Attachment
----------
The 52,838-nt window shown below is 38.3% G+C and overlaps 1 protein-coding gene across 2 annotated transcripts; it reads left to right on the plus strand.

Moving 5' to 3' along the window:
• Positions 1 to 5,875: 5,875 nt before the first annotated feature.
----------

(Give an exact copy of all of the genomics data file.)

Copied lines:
The 52,838-nt window shown below is 38.3% G+C and overlaps 1 protein-coding gene across 2 annotated transcripts; it reads left to right on the plus strand.

Moving 5' to 3' along the window:
• Positions 1 to 5,875: 5,875 nt before the first annotated feature.